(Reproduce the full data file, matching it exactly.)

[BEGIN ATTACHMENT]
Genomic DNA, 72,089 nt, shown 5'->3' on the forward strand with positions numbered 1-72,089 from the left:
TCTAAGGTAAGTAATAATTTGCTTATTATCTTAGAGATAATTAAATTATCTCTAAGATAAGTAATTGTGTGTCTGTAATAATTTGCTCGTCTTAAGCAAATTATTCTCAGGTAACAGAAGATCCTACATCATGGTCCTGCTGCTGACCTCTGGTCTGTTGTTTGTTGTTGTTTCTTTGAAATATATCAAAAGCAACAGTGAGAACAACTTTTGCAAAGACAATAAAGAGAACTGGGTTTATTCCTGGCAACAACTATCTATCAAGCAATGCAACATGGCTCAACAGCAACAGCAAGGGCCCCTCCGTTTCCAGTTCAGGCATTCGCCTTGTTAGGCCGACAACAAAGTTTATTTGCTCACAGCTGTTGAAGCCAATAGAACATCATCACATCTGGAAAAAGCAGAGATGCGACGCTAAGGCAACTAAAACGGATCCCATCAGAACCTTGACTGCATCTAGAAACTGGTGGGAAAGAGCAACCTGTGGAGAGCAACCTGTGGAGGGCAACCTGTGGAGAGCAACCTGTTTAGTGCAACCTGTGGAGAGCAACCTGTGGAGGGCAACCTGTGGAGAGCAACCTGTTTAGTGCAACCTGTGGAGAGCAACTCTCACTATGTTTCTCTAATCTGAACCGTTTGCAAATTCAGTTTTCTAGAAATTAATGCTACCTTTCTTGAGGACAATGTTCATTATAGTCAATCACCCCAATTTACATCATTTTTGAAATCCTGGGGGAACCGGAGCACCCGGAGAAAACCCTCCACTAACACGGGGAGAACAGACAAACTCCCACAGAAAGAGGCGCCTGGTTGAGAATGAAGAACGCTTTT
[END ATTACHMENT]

Genomic DNA, 72,089 nt, shown 5'->3' on the forward strand with positions numbered 1-72,089 from the left:
TCTAAGGTAAGTAATAATTTGCTTATTATCTTAGAGATAATTAAATTATCTCTAAGATAAGTAATTGTGTGTCTGTAATAATTTGCTCGTCTTAAGCAAATTATTCTCAGGTAACAGAAGATCCTACATCATGGTCCTGCTGCTGACCTCTGGTCTGTTGTTTGTTGTTGTTTCTTTGAAATATATCAAAAGCAACAGTGAGAACAACTTTTGCAAAGACAATAAAGAGAACTGGGTTTATTCCTGGCAACAACTATCTATCAAGCAATGCAACATGGCTCAACAGCAACAGCAAGGGCCCCTCCGTTTCCAGTTCAGGCATTCGCCTTGTTAGGCCGACAACAAAGTTTATTTGCTCACAGCTGTTGAAGCCAATAGAACATCATCACATCTGGAAAAAGCAGAGATGCGACGCTAAGGCAACTAAAACGGATCCCATCAGAACCTTGACTGCATCTAGAAACTGGTGGGAAAGAGCAACCTGTGGAGAGCAACCTGTGGAGGGCAACCTGTGGAGAGCAACCTGTTTAGTGCAACCTGTGGAGAGCAACCTGTGGAGGGCAACCTGTGGAGAGCAACCTGTTTAGTGCAACCTGTGGAGAGCAACTCTCACTATGTTTCTCTAATCTGAACCGTTTGCAAATTCAGTTTTCTAGAAATTAATGCTACCTTTCTTGAGGACAATGTTCATTATAGTCAATCACCCCAATTTACATCATTTTTGAAATCCTGGGGGAACCGGAGCACCCGGAGAAAACCCTCCACTAACACGGGGAGAACAGACAAACTCCCACAGAAAGAGGCGCCTGGTTGAGAATGAAGAACGCTTTT